You know your heart rate skyrockets during burpees or when a “we need to talk” text pops up on your phone. But how often do you pay attention to your resting heart rate (RHR), which is your heart rate when you’re 100 percent chill?
Here’s what you need to know about this very important (hopefully) little number.
Healthy resting heart-rate 101
Here’s a little refresher: Your resting heart rate is a measurement of how many times your heart beats per minute when you’re completely at rest. (Think: When you’ve first woken up in the morning before getting out of bed.) It’s an important number because it’s a great indicator of your overall health and fitness, namely your cardiovascular health. And, unlike your score in OrangeTheory, a lower number is better.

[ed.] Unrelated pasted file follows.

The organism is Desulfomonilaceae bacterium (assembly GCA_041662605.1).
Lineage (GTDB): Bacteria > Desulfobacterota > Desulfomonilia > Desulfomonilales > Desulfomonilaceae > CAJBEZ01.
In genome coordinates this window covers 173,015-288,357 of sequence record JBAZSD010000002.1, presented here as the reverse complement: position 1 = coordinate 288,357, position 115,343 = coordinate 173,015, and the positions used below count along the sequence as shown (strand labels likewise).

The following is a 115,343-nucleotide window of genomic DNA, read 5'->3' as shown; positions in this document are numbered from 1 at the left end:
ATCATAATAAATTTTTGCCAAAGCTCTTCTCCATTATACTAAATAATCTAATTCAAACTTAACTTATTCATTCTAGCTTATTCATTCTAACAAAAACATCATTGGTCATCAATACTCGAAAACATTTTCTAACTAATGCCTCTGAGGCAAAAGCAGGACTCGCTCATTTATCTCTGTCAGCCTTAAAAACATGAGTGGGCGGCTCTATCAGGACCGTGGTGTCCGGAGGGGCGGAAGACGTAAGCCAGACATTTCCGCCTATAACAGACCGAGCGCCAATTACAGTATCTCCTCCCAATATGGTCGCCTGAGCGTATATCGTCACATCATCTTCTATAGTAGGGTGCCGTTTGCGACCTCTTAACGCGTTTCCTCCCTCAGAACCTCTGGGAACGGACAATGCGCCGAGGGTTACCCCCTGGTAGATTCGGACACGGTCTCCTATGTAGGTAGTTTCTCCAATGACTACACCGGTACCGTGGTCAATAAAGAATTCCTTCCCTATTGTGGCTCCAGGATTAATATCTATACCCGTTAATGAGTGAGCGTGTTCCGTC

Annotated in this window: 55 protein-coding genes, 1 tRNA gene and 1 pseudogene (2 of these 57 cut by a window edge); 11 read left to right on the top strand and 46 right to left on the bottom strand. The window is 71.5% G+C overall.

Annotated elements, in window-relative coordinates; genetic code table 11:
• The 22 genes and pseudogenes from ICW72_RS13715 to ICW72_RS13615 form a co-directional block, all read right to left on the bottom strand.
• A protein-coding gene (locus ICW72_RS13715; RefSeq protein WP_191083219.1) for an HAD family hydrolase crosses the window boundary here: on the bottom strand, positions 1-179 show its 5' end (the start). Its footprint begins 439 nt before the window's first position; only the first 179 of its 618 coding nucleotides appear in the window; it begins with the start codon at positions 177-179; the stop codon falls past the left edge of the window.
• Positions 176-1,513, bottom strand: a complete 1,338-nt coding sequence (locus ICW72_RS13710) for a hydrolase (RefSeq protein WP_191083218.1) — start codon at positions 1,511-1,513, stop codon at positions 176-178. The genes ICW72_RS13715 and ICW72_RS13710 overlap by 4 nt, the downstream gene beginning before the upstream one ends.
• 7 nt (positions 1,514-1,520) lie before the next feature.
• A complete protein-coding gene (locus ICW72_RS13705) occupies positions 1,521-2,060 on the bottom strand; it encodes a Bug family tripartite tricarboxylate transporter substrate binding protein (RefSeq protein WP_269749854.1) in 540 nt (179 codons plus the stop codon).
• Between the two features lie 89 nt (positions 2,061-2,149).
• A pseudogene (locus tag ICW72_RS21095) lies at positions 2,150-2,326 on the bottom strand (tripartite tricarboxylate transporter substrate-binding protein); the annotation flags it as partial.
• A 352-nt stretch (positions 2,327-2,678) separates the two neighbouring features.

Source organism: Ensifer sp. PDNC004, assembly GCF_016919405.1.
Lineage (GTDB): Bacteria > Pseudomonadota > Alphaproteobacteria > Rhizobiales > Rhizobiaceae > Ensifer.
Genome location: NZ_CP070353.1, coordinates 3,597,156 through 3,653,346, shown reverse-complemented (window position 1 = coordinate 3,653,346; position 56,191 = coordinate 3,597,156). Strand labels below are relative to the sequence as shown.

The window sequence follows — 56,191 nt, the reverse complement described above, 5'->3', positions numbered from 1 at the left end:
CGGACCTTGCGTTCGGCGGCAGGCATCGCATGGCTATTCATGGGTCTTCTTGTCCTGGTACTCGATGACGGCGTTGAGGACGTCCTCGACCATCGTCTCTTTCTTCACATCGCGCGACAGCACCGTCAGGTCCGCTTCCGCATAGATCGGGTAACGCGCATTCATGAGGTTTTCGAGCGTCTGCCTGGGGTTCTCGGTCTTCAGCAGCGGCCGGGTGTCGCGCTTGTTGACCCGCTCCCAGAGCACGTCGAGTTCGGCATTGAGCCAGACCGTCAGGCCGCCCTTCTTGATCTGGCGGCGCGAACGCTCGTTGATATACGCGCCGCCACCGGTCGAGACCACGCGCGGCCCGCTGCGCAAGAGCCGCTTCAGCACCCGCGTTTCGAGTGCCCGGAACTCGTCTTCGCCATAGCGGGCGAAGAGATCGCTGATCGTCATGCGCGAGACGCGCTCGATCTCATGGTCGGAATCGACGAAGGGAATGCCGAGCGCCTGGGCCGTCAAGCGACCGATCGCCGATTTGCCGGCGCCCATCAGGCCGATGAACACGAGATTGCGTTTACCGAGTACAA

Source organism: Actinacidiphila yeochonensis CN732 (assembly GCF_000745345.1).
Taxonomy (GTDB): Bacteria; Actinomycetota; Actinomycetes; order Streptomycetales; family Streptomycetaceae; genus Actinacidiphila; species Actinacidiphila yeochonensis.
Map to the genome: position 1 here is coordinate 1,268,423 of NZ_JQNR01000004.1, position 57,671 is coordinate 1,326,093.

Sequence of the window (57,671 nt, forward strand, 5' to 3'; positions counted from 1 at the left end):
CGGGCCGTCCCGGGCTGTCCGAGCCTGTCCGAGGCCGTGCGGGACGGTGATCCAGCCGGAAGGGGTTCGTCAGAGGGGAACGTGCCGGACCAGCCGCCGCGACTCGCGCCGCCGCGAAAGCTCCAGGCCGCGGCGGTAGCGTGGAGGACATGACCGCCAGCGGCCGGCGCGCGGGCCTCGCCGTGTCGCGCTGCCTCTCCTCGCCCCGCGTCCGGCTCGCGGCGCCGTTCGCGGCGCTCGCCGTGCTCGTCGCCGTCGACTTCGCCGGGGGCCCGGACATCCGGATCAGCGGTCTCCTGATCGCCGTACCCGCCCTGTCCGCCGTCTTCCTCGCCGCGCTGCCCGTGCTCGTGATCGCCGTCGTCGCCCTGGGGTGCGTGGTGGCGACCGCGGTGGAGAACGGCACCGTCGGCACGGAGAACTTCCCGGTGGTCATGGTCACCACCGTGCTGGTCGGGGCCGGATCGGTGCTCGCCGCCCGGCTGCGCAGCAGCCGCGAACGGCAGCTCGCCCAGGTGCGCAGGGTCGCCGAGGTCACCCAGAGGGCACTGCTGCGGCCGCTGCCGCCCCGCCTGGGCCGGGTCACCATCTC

Essentially, the lower your resting heart rate, the more efficiently your heart is working, says Dr. Scott McLean, principal research scientist at Fitbit, the fitness wearables company. “You have to pump a certain amount of blood around the body per minute,” says McLean. “If your heart is larger, stronger, and the arteries are clear and working well, you’ll pump more blood to the body during each beat, which means that, per minute, you’ll need fewer beats to make that happen,” he says.
A normal resting heart rate is anywhere between 60 and 100 bpm for most people, according to the American Heart Association. However, a lower RHR generally implies better health; well-trained athletes may even have resting heart rates as low as 40 bpm, according to the Mayo Clinic.